Anyway, I was able to fix the problem in front by going with a smaller rotor - from 185mm to 160 so now the rotor deflection is not so great. I continue to have the problem in the rear though (already a 160mm rotor). I can't 'torque' down the hub bearing because they are the cartridge type - they can't be adjusted. I might even consider new wheels if I KNEW that was the problem but I don't.
    What type of wheels are you using and what size rotor are you using in the rear? I will watch your post with interest as I too desire a quiet ride. I think you are getting some good tips here so hang in. By the way, I think the reason there is so much chatter about Avid noise issues is because so many people use Avid breaks, not because they are inferior in any way. Good luck.

  14. #14
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    ...

    Quote Originally Posted by happy_ending
    xsl... bear with me... so if the rub (wounded humpback whale sound) only occurs while cranking through a turn or in rocks while torquing on the bars then it is most likely flex, of some kind (wheel or frame), that is causing the rub... right?

    so... on my current set-up (new chumba xcl... been on about 6-7 rides of varying length, juicy 7s w/185mm rotors) the front rubs whether im on in or not... to the point while climbing that i seem to be able to feel the resistance... i can definately feel the rub in my bars. i have reset the cps bolts a couple times (without body weight on the bike) and it seems to help for a little while but it eventually comes back... not immediately but by the end of the same ride or by the next ride.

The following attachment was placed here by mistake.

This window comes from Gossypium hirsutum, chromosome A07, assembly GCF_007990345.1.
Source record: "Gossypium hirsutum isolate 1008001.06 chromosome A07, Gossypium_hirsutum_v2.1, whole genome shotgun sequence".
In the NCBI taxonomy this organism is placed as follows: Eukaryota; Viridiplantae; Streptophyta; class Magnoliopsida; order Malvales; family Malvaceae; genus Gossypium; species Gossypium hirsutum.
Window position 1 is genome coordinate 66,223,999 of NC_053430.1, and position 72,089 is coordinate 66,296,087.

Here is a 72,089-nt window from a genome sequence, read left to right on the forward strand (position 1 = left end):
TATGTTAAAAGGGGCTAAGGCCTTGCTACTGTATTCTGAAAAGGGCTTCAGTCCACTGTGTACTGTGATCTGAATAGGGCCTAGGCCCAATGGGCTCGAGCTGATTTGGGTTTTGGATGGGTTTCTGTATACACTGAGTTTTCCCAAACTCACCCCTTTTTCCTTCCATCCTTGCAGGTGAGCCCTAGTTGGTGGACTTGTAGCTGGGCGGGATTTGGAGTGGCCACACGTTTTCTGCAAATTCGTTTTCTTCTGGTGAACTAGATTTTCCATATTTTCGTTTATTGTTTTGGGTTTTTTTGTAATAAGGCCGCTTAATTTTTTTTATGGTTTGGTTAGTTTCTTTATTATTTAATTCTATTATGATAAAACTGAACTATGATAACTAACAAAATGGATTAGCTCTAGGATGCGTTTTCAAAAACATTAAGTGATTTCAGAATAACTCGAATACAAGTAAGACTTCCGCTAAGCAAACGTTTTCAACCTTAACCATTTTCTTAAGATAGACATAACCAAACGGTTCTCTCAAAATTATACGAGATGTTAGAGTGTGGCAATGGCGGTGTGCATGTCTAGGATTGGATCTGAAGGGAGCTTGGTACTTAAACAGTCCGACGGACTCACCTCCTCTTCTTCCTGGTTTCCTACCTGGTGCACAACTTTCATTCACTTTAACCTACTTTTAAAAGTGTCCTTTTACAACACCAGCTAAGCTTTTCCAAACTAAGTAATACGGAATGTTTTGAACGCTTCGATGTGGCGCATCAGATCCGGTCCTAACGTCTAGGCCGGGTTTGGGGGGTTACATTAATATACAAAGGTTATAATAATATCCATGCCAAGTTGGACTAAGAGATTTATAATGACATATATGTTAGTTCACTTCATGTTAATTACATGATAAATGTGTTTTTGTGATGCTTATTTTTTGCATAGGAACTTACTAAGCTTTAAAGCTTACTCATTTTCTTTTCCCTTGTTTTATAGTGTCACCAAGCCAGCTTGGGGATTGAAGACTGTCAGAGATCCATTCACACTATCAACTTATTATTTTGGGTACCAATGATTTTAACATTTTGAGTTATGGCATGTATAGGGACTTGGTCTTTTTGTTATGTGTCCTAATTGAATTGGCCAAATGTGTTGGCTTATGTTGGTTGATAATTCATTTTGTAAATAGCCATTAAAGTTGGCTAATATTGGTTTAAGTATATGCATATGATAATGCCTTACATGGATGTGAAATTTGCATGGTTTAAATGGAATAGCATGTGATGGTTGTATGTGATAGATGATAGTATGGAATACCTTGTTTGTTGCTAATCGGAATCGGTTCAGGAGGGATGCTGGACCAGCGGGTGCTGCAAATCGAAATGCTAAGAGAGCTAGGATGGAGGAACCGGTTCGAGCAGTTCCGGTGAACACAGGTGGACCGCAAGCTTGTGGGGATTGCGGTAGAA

i figured the pads and rotors were broken in by now... i really have no idea what that time frame is.

    so... if reseting the cps bolts doesnt fix the issue for more than a half ride what is the next step??? thanks... the last thing my ass needs is additional resistance on the climbs!
    Happy Ending,

    Sorry to hear about your issue. Can I ask what procedure your using to adjust the caliper bolts?

    First thing I would do, is put the bike on a stand and spin the front wheel, eyeing which side of the rotor is rubbing. Sometimes it helps to use a white piece of paper behind the rotor to get a better visual of the rotor's position via the brake pads. Once you've determined which side is rubbing, loosen the caliper bolts and adjust the caliper position until there is no rub at all. Retighten the bolts.

    Also, check to see if your rotor has not been bent at this time. The Juicy 7s should be fairly easy to align. Let me know how it goes!

    A.
    Simple | Proven | Reliable

    http://chumbaracing.blogspot.com/

  15. #15
    komojo dragon
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    wheels : mavic crossrides also rear noise problem. after above procedure - first part of 1 hour xc type ride with wife, none to very little noise, return home the cricket noise returned, and my wife said that's pretty annoying - still not right... seems to return after riding for 45 minutes or so....